- Any proposals that benefit commercially led research should not be to the detriment of academic studies and provide an overall improvement in clinical trials activity.
- Recommendation of clinical trial acceleration networks to produce gold standard trial delivery pathways, that involve relevant charity partners.
- Recommendation of a centralised contracting process that eradicates unnecessary layers of bureaucracy at NHS trust and hospital level.
- Recommendation that real-time data should be collected, consolidated, and published for all trials regardless of how they are funded or in which settings they take place.
These recommendations in particular have the potential to bring significantly improvement the clinical trial delivery infrastructure in the UK. We hope that these improvements will bring benefit beyond commercially funded studies and make a difference in the lives of children.
What will happen next?
In response to the review, Health Minister Rt Hon Steve Barclay has outlined the government’s commitment to implement the recommendations of the review, starting with 5 headline commitments:
- MRHA task and finish group to reduce commercial clinical trial approval to 60-days.
- Deliver a comprehensive and mandatory national approach to contracting.
- Provide ‘real-time’ data on commercial clinical activity in the UK.
- Establish a common approach to contacting patients about research.
- Establish 2-3 clinical trial acceleration networks (CTANs) with focus on infectious disease vaccines, cancer and dementia.
Overall, we are pleased with the outcome of Lord O’Shaughnessy review, and the government’s initial response, particularly the funding to establish clinical trial acceleration networks and the effort to streamline trial approval and delivery. We are also grateful for Lord O’Shaughnessy’s recognition of the importance of the charity sector in sustaining medical research within the UK.
Solving Kids’ Cancer UK is very willing to contribute to progressing the deliverables identified in the government’s response, particularly in the development of clinical trial acceleration networks that focus on cancer as a research area. We are keen that this piece of work is done in a way that appropriately prioritises the needs of children, who are often left out of major cancer strategies. The new CTANs should not bring additional bureaucracy to the clinical trial setup process, and instead should look to harmonise and build upon the work of existing networks, such as the Experimental Cancer Medicines Centre (ECMC) network and NIHR Clinical Research Networks. Supporting this established infrastructure is a key opportunity to utilise the committed funding in the best and most efficient way, as well as capitalise on their existing learnings and expertise.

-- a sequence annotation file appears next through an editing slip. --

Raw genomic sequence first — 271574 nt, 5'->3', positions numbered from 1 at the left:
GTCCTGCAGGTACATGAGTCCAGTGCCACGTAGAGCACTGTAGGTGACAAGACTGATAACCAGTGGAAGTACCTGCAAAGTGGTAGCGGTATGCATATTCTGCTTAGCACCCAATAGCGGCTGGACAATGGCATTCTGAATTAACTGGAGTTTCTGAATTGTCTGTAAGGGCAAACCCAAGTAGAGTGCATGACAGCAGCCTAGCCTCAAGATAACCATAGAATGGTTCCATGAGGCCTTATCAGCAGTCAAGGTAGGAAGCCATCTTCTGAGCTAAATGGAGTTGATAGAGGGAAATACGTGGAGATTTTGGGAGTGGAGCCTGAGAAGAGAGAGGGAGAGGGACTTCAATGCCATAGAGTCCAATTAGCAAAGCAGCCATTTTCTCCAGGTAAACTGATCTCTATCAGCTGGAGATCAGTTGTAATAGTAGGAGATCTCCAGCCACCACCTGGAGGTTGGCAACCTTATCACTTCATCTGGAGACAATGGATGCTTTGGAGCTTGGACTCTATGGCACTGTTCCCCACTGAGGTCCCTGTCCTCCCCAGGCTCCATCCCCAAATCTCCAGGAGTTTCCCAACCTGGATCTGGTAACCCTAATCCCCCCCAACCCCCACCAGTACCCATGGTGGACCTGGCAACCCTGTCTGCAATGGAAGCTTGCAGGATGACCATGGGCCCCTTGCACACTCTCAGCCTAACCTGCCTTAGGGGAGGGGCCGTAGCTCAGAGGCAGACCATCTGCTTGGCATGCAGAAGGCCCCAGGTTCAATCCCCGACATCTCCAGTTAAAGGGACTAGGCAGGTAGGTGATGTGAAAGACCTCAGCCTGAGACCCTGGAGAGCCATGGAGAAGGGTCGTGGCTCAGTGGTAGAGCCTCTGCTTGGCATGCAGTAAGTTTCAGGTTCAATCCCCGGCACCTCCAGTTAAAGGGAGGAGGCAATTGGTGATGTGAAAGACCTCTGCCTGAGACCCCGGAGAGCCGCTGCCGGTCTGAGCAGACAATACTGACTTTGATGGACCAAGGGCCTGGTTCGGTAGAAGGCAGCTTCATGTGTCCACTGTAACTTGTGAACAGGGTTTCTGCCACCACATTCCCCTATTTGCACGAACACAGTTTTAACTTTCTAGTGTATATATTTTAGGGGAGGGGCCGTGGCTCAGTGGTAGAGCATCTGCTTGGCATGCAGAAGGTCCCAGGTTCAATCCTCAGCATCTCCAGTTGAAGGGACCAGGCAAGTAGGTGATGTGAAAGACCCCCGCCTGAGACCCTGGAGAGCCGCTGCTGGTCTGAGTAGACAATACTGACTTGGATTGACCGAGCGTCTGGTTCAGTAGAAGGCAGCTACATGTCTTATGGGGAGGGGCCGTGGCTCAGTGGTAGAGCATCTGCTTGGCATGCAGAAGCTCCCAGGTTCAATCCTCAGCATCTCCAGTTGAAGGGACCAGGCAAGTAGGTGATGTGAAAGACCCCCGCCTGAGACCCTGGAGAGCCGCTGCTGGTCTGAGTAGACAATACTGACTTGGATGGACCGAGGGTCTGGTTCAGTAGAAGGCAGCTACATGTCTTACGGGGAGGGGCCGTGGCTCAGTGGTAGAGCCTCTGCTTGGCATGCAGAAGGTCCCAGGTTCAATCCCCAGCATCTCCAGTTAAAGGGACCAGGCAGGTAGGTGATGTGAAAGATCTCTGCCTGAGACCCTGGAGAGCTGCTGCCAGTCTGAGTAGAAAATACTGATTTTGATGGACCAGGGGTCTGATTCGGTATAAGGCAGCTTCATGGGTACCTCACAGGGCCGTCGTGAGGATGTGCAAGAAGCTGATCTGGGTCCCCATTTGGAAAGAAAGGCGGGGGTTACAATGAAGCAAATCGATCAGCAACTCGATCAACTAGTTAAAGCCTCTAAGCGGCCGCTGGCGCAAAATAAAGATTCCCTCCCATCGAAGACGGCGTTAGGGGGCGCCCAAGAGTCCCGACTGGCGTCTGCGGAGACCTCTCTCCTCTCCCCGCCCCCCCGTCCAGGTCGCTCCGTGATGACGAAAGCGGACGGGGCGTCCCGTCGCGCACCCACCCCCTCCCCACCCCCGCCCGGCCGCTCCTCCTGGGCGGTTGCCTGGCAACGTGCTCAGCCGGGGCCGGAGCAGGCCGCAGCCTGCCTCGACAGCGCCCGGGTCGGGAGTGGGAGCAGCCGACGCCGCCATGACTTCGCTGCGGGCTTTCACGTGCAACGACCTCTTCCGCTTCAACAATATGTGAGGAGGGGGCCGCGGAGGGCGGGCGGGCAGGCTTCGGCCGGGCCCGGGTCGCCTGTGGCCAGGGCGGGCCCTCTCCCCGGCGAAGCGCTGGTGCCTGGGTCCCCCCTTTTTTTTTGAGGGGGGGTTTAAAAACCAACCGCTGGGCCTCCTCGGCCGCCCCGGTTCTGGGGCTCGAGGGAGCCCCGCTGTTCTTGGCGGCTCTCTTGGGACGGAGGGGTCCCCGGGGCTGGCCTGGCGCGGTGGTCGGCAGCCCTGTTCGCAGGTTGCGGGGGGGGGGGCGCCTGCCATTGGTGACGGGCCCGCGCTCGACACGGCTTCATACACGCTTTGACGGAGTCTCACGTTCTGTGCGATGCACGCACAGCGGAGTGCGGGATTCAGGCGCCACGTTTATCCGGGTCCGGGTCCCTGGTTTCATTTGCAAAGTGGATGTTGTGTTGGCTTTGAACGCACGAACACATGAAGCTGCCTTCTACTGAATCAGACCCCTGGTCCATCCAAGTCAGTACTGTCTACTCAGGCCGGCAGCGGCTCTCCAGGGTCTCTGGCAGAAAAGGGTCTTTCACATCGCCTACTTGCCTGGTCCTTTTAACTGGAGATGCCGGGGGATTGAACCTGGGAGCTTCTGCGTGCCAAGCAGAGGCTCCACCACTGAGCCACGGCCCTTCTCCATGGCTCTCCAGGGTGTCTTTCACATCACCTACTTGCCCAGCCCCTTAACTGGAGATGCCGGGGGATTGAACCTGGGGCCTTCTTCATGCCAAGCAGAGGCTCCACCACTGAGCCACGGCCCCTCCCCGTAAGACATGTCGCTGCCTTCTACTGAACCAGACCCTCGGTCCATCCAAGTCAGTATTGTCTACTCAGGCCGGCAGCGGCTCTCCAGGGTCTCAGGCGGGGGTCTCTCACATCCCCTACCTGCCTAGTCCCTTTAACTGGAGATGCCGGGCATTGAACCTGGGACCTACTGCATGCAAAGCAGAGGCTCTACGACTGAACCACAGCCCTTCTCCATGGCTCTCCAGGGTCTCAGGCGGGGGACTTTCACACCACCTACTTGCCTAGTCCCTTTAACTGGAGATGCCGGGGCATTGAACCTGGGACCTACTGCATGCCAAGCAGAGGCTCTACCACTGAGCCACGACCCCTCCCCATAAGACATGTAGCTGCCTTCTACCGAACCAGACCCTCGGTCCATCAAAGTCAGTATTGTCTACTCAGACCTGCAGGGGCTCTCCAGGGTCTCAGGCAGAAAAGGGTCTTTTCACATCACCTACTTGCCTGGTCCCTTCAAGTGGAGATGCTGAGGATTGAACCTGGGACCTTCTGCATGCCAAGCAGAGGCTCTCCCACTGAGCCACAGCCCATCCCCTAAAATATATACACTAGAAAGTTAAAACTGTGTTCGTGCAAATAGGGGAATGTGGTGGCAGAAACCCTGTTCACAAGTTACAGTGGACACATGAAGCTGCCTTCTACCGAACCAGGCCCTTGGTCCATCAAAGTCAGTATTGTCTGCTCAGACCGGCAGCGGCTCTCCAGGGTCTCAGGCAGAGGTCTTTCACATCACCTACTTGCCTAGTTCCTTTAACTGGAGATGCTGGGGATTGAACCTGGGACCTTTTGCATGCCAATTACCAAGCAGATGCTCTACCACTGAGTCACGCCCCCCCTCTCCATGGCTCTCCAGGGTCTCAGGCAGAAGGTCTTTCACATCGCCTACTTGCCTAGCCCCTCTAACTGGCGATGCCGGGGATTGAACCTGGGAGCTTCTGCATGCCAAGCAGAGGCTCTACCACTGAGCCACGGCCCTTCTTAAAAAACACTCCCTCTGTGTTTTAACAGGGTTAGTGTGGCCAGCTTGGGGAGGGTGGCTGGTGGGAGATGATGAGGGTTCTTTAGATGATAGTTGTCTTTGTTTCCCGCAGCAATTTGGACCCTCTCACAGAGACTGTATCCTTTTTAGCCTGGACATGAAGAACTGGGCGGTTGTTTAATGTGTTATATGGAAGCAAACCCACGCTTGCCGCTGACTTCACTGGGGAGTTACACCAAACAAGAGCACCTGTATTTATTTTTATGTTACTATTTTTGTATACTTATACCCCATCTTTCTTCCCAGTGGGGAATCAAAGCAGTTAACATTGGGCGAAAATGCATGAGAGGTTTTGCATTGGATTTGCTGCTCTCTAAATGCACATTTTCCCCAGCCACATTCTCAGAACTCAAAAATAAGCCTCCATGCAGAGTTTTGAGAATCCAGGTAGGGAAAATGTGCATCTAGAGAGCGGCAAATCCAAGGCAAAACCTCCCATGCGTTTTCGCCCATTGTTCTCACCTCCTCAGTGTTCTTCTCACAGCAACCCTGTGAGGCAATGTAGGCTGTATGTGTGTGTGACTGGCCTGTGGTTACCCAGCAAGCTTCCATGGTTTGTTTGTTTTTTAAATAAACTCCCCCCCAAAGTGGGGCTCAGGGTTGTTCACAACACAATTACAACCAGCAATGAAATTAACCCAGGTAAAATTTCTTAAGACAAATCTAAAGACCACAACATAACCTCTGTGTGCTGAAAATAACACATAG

We look forward to the government’s update on their commitment in the Autumn and will continue to engage on this topic, alongside other leaders in the sector including the Association of Medical Research Charities, as work progresses.
What does this mean for children with neuroblastoma?
We hope that the learnings from Lord O’Shaughnessy’s report can bring generalised improvements for all clinical trials. However, it is crucial that policymakers have a clear understanding of more complex and nuanced areas of research, with less direct involvement of commercial partnerships, if we are to see true and meaningful benefit for all patients including children with cancer.
As dedicated advocates for the childhood cancer community, with a special focus on neuroblastoma, we now strongly encourage a similar review and reform specifically targeting the landscape of paediatric oncology clinical trials. By conducting such a review, we can address the unique challenges apparent when conducting research involving children, and further than that those affected by cancer, and pave the way for better treatment options in the future.